A New Study Shows A Glass Of Red Wine Equals 1 Hour Workout At The Gym
Raise your glass to the recent study done by the Canada’s University of Alberta. The study found that drinking a glass of red wine can give people similar health benefits to those they get from doing exercise. This is good news for wine lovers and people that are unable to exercise due to health issues. Researchers found that resveratrol, one of the compounds in red wine, seems to improve muscle strength, heart function, and physical performance similar to the way a session in the gym does. You can feel free to drink to those findings but only if its red wine.
For some people, the body reacts to the Resveratrol in red wine the same way it does to modest exercise. This is not the first time science has given people the good news about red wine. Research has also shown red wine can regulate blood sugar, is good for the heart, prevents premature aging, and combats cancer and dementia. Now comes the news that wine can also improve the benefits people derive from light exercise and is just as good as an exercise in some cases. Now as you sip your wine, you can tell your significant other you’re drinking your way to good health.
It’s important to remember moderation is the key. The study looked at the impact a moderate amount of wine has on physical fitness. While results suggest one glass of wine gives similar health benefits to one hour in the gym, it does not recommend you forgo your gym membership and buy red wine instead. Many studies have shown the negative long-term impact of large amounts of alcohol. What researchers have said is a little red wine is good for the body. The study was published in the Journal of Physiology. It showed the research team gave some rats resveratrol for 12 weeks and they showed 21% better muscle function than the rats that did not get the resveratrol.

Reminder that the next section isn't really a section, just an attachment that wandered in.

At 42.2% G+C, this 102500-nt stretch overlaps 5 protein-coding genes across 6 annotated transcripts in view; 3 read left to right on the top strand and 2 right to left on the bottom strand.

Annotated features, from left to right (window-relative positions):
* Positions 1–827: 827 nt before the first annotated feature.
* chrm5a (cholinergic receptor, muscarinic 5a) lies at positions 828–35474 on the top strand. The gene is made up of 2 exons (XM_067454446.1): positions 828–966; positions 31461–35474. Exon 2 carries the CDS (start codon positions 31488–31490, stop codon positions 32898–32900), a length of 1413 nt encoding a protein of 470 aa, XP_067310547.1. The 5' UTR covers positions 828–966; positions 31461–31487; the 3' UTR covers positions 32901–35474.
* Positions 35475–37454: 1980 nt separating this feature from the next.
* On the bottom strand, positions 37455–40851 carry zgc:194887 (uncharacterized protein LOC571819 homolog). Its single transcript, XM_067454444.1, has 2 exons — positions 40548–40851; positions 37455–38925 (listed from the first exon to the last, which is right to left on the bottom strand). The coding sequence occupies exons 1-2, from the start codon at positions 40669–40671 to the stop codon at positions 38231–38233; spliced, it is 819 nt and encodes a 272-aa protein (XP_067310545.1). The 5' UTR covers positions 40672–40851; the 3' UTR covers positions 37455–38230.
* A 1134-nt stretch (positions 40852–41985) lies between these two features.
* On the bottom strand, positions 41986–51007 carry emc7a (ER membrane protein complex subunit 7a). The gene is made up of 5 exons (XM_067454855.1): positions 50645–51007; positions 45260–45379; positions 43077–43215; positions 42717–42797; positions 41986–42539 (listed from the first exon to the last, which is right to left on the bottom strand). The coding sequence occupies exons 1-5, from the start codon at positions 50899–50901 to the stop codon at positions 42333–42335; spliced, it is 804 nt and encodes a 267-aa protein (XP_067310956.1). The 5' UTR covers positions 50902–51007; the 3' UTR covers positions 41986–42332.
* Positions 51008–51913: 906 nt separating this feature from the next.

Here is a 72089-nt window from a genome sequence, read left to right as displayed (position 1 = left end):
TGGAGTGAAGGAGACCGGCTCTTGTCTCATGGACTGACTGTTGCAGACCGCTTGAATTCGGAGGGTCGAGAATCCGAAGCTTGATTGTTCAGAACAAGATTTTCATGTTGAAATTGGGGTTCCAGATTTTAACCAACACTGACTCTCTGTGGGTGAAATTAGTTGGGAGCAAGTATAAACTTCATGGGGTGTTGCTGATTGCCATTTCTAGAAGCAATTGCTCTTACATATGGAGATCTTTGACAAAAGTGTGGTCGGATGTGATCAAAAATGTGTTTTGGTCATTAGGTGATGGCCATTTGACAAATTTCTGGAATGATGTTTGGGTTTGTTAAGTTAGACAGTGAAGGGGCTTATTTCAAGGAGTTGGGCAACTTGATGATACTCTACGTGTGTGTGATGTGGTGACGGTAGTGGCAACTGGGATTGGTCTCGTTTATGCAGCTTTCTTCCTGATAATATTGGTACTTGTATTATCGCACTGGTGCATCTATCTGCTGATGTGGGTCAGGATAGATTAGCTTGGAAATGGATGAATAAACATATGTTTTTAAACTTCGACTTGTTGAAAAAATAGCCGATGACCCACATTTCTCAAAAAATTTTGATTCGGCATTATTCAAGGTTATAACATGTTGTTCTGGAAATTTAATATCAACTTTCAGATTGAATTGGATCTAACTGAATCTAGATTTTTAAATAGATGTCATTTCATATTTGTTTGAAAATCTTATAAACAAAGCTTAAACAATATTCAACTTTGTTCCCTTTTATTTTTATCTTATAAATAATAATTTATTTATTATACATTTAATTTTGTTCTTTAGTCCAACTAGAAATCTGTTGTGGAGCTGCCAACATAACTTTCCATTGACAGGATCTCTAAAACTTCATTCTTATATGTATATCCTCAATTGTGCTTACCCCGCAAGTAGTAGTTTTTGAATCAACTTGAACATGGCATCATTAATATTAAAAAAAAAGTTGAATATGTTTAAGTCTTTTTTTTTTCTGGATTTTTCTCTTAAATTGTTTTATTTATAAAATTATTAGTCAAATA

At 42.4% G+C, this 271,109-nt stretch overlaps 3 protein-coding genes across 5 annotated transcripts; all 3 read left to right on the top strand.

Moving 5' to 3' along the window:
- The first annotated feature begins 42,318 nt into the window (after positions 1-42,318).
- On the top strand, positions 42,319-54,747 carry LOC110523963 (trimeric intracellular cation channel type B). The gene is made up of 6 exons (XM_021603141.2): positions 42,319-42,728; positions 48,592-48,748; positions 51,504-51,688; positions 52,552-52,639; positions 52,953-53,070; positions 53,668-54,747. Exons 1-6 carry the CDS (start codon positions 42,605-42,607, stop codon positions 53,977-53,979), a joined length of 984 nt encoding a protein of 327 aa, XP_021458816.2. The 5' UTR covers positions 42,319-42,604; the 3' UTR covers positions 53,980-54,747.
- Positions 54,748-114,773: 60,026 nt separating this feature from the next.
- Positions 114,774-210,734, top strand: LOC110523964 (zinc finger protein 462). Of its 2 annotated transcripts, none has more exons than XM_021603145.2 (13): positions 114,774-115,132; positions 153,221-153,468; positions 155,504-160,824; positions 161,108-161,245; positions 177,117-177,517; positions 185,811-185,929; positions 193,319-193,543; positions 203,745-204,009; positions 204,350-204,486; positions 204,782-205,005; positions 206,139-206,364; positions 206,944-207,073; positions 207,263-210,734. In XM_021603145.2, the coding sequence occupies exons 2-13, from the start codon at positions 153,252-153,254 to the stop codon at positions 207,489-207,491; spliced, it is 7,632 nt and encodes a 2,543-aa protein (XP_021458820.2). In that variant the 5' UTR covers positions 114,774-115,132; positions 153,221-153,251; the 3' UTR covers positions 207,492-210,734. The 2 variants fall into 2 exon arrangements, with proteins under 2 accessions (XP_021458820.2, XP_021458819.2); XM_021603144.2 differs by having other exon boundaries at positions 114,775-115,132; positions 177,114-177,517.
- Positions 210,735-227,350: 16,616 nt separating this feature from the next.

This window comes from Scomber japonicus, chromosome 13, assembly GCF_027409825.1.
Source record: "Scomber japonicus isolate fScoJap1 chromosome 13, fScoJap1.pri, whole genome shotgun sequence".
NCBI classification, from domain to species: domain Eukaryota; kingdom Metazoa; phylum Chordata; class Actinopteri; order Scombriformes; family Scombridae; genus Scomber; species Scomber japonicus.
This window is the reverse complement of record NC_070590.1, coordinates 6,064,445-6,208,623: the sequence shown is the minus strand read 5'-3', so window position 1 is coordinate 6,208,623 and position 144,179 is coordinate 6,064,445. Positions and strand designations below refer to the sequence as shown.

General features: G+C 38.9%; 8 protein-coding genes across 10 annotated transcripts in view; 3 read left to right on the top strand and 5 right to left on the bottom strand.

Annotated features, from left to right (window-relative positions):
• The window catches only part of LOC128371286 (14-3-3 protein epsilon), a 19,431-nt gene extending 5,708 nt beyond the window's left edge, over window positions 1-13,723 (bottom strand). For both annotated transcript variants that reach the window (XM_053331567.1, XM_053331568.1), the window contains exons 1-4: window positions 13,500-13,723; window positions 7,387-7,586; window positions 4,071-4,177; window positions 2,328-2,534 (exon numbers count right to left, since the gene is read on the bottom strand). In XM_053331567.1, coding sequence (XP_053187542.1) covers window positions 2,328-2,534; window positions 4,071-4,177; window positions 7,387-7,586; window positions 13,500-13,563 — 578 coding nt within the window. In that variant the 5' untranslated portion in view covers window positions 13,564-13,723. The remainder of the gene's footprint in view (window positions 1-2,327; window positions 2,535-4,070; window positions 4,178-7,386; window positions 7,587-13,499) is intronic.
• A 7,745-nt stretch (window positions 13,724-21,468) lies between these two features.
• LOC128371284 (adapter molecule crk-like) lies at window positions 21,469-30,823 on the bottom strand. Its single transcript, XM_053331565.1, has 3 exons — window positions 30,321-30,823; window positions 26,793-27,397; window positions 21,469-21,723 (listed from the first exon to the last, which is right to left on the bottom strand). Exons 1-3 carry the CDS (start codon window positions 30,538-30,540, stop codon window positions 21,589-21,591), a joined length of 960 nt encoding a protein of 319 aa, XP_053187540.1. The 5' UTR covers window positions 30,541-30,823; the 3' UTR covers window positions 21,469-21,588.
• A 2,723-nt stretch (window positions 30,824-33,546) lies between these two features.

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The research, funded by the Canadian Institutes of Health Research and published in a peer review journal in late May, produced results that were so encouraging the Alberta Diabetes Institute is funding testing to see if resveratrol can improve heart function in diabetics that have suffered heart failure. The new study, which will last 10 weeks, is slated to start in a few months. The principal investigator of the study of Resveratrol in rats, Jason Dyck, expressed his satisfaction at seeing the reaction to the study of the impact of Resveratrol move from animal trials to human subjects so quickly.
The results of the study of Resveratrol, wine, rats, and cardiovascular health is welcome news for both wine lovers and people with physical disabilities. For wine lovers, it’s yet another reason to drink. For the physically challenged, the information provides them with an easy way to improve their health. The good news for people that do not like to drink is resveratrol is also found in blueberries, red grapes, peanut butter, and dark chocolate.